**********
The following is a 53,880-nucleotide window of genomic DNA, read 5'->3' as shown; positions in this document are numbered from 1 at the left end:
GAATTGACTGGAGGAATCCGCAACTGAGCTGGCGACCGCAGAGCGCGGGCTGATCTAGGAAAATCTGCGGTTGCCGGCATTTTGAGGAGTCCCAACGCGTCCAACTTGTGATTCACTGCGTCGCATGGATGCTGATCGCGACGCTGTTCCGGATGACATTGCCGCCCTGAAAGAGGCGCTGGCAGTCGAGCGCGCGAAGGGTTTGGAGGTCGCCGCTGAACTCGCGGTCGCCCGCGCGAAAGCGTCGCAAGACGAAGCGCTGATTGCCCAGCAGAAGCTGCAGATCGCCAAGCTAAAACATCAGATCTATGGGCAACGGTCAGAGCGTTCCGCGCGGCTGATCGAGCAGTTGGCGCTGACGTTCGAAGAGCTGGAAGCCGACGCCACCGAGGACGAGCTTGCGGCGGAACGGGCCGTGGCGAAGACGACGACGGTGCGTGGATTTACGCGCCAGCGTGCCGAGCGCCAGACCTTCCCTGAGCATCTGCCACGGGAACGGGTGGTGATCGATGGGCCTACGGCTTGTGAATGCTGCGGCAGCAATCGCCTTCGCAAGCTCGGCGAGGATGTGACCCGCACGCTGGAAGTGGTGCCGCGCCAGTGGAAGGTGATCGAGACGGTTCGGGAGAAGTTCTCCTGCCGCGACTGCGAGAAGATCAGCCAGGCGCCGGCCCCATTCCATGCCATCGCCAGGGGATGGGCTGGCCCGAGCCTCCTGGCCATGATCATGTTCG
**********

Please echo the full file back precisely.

The following is a 53,880-nucleotide window of genomic DNA, read 5'->3' as shown; positions in this document are numbered from 1 at the left end:
GAATTGACTGGAGGAATCCGCAACTGAGCTGGCGACCGCAGAGCGCGGGCTGATCTAGGAAAATCTGCGGTTGCCGGCATTTTGAGGAGTCCCAACGCGTCCAACTTGTGATTCACTGCGTCGCATGGATGCTGATCGCGACGCTGTTCCGGATGACATTGCCGCCCTGAAAGAGGCGCTGGCAGTCGAGCGCGCGAAGGGTTTGGAGGTCGCCGCTGAACTCGCGGTCGCCCGCGCGAAAGCGTCGCAAGACGAAGCGCTGATTGCCCAGCAGAAGCTGCAGATCGCCAAGCTAAAACATCAGATCTATGGGCAACGGTCAGAGCGTTCCGCGCGGCTGATCGAGCAGTTGGCGCTGACGTTCGAAGAGCTGGAAGCCGACGCCACCGAGGACGAGCTTGCGGCGGAACGGGCCGTGGCGAAGACGACGACGGTGCGTGGATTTACGCGCCAGCGTGCCGAGCGCCAGACCTTCCCTGAGCATCTGCCACGGGAACGGGTGGTGATCGATGGGCCTACGGCTTGTGAATGCTGCGGCAGCAATCGCCTTCGCAAGCTCGGCGAGGATGTGACCCGCACGCTGGAAGTGGTGCCGCGCCAGTGGAAGGTGATCGAGACGGTTCGGGAGAAGTTCTCCTGCCGCGACTGCGAGAAGATCAGCCAGGCGCCGGCCCCATTCCATGCCATCGCCAGGGGATGGGCTGGCCCGAGCCTCCTGGCCATGATCATGTTCG